<!-- ... -->
</system.web>

[/code]

In short: I've told ASP.NET to use my sitemap provider in favor of the standard sitemap provider. Don't you just love this provider model!

Known issues

  • The root node should always link to url "~/Index.aspx"
  • A controller + action + values combination can only occur once (but that's the case with regular sitemaps too)

Note: based on ASP.NET MVC preview 4 - A version for preview 5 can also be downloaded: MvcSiteMapProvider.cs (19.90 kb)

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MSDN Chopsticks on ASP.NET MVC (screencasts)

A while ago, KatrienDG asked me to do some screencasts on the ASP.NET MVC framework for the MSDN Chopsticks page. I've been working on 2 screencasts: an introductory talk to the ASP.NET MVC framework and a Test Driven Development story. Feel free to leave some comments!

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Introduction to ASP.NET's MVC framework

Abstract: "The ASP.NET MVC framework is a new approach to web development, based on the model-view-controller design pattern. Microsoft built this framework on top of ASP.NET to allow this alternative to work with existing features like membership caching, user controls... In this video, Maarten shows you some basics on the ASP.NET MVC framework like creating a new controller action and a view."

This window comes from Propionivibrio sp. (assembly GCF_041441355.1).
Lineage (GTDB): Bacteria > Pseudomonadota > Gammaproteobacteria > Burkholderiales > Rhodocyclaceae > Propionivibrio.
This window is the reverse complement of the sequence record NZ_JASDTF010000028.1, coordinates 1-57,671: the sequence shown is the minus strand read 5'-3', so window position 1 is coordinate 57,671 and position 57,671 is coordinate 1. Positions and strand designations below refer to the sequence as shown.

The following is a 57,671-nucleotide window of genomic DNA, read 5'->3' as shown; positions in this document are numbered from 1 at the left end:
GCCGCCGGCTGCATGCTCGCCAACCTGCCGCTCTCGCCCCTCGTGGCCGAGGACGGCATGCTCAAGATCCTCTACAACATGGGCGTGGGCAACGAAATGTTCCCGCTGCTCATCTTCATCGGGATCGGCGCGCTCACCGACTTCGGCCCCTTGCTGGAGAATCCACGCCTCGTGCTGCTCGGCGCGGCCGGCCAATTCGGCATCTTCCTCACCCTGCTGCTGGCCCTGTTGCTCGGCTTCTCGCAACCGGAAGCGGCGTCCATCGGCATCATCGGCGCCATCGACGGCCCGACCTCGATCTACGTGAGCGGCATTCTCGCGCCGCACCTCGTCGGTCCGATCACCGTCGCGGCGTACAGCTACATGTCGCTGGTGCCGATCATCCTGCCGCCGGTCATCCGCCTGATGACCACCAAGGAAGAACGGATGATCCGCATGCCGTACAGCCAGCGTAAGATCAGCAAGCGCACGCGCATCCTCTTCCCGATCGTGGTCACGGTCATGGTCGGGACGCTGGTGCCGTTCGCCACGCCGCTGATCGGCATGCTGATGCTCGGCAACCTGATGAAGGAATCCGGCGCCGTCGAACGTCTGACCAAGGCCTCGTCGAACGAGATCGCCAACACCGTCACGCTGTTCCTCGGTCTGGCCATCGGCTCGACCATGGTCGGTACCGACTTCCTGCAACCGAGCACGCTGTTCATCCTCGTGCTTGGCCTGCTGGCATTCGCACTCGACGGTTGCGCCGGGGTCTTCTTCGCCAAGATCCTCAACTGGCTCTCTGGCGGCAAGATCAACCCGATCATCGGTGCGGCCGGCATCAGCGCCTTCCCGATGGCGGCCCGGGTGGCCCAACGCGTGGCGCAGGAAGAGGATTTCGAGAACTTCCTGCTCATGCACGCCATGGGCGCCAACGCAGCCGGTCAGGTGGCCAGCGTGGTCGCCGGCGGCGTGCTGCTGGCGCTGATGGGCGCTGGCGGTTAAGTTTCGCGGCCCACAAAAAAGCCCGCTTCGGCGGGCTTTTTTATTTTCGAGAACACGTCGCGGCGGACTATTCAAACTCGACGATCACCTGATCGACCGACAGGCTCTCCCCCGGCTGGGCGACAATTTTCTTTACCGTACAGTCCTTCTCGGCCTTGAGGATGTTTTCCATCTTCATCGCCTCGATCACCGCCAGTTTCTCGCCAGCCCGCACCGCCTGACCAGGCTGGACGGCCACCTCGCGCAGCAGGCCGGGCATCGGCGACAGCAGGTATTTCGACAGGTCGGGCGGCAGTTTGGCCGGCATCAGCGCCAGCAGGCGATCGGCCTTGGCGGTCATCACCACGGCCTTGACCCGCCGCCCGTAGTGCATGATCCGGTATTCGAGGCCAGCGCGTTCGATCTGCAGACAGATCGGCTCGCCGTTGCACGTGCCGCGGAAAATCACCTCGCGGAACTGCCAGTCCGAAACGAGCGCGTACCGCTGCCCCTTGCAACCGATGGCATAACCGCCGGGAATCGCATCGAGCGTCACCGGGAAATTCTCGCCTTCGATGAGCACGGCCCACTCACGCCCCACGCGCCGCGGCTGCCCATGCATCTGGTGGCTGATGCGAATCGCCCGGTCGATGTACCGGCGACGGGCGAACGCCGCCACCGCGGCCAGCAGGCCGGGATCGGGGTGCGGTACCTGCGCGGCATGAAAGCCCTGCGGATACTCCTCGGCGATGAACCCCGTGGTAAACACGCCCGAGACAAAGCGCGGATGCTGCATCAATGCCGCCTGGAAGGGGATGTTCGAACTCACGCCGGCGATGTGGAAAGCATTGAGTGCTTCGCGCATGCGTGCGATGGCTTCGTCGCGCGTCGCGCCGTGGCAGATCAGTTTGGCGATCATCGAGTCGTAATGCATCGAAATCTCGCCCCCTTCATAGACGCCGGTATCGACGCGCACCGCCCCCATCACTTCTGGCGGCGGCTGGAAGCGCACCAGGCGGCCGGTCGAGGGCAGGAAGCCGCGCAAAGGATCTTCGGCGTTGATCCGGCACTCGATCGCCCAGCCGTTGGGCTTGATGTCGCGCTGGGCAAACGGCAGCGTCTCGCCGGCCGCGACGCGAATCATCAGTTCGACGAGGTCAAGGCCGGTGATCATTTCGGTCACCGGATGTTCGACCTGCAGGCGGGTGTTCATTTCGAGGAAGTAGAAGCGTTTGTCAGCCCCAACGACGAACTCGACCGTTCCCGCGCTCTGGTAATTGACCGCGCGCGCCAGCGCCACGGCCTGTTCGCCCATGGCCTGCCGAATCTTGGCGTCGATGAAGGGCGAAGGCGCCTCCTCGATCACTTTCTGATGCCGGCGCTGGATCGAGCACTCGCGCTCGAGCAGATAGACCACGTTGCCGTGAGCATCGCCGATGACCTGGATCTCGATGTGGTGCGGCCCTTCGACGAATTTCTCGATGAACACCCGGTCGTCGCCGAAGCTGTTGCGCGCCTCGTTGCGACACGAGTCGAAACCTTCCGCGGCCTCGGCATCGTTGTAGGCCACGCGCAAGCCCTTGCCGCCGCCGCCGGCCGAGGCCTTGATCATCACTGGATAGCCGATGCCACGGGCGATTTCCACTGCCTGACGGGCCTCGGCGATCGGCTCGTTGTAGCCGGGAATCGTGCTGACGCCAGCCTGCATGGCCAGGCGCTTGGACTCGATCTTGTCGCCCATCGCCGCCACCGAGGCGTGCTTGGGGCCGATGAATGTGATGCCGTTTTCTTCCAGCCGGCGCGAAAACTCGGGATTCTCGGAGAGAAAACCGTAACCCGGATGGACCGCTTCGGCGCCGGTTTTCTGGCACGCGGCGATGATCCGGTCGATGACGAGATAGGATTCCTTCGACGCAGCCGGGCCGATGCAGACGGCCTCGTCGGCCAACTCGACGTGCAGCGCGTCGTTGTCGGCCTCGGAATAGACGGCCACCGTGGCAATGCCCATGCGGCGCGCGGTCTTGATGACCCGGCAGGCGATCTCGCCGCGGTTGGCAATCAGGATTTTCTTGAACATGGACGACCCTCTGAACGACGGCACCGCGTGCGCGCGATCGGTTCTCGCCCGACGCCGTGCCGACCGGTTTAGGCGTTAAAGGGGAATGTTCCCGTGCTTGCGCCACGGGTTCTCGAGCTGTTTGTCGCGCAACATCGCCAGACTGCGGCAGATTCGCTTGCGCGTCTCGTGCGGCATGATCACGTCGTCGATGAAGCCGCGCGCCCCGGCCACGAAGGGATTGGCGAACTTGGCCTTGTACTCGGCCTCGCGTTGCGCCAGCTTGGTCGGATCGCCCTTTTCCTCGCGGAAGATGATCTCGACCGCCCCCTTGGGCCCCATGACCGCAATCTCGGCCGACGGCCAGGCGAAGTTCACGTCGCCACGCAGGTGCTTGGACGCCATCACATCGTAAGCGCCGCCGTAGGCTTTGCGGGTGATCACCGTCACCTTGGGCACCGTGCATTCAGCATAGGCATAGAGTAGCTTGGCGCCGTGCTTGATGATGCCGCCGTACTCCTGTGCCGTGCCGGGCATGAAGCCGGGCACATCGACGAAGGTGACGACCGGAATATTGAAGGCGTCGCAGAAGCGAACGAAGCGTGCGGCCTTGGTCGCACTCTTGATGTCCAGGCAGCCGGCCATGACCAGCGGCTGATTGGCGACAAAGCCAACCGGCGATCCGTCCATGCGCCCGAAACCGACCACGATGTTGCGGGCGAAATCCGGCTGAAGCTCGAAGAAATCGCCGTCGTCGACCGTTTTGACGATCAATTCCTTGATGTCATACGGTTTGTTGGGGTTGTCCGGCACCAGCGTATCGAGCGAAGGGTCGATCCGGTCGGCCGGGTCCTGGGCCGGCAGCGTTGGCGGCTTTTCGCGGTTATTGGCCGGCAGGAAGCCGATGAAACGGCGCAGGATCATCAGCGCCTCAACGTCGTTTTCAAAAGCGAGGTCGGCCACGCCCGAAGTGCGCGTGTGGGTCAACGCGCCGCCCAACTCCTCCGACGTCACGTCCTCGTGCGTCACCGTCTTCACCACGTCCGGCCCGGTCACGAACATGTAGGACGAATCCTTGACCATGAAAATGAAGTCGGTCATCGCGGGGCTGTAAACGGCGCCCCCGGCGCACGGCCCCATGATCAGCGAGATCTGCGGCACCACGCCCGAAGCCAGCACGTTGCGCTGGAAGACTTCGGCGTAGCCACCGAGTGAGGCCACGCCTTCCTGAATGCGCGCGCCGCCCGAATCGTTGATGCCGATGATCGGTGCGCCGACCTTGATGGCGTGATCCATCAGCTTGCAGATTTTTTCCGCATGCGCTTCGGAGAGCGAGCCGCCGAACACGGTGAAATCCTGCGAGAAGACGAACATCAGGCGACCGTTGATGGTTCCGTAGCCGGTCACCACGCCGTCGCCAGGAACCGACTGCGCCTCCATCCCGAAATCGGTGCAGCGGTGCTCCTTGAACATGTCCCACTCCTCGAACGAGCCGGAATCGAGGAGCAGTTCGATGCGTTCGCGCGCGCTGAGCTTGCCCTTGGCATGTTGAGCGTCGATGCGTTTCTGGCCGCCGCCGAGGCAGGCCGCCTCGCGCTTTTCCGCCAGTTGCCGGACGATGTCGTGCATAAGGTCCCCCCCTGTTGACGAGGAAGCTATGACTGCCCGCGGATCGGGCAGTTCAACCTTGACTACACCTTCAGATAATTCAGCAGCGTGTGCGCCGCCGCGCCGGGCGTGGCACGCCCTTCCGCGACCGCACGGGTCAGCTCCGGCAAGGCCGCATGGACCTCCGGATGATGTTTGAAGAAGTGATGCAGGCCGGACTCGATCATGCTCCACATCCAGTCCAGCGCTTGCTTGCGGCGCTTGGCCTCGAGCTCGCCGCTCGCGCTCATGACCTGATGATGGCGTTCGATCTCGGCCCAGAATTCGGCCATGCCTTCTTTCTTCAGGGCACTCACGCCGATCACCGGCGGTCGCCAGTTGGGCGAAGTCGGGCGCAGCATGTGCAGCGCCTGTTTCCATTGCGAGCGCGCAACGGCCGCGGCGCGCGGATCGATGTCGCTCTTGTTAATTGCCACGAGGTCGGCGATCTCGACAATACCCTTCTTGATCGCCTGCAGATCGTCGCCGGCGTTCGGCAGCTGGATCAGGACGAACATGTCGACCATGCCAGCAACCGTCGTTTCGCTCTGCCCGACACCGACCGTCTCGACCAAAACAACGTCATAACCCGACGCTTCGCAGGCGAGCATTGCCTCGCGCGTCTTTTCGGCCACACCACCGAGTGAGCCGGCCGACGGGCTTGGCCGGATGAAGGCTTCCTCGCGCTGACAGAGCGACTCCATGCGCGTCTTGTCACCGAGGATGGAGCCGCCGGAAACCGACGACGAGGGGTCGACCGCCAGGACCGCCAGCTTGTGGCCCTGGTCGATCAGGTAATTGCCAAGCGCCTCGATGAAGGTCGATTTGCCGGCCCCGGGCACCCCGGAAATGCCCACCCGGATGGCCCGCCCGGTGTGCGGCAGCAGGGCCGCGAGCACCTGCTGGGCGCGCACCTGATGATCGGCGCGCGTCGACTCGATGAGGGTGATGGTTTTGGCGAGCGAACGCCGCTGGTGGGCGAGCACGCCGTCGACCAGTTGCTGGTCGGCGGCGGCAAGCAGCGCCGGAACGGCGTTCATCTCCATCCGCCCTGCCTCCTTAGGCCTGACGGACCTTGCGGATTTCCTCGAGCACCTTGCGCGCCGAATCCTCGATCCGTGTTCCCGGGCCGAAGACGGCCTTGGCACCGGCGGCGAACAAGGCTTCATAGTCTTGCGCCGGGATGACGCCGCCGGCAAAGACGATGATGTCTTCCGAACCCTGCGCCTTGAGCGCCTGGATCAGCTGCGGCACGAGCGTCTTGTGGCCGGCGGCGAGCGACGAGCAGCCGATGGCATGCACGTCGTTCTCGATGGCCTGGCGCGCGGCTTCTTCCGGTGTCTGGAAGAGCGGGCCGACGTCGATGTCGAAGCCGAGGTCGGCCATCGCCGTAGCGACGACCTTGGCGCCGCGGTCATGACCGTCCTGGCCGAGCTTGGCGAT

Test Driven Development with the ASP.NET MVC framework

Abstract: "This video explains you how to develop ASP.NET MVC web applications using 2 different approaches: regular development and test-driven development."

Example code: MvcTodoList.zip (503.21 kb)

ASP.NET MVC - Upcoming preview 4 release

ScottGu just posted that there's an upcoming preview 4 release of the ASP.NET MVC framework. What I immediately noticed, is that there are actually some community concepts being integrated in the framework, yay! And what's even cooler: 2 of these new features are things that I've already contributed to the community (the fact that it these are included in the MVC framework now could be coincidence, though...).

Thank you, ASP.NET MVC team! This preview 4 release seems like a great step in the evolution of the ASP.NET MVC framework. Thumbs up!

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Article on ASP.NET MVC in .NET magazine #21

.NET magazine 21 Yesterday, I received the new Dutch edition of .NET magazine containing my article on the ASP.NET MVC framework. Since the article was written quite a while ago, soucre code is no longer up-to-date. Readers who are interested (or anyone else interested in ASP.NET MVC) can download up-to-date code examples on the ASP.NET MVC guestbook page.

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Extending ASP.NET MVC OutputCache ActionFilterAttribute - Adding substitution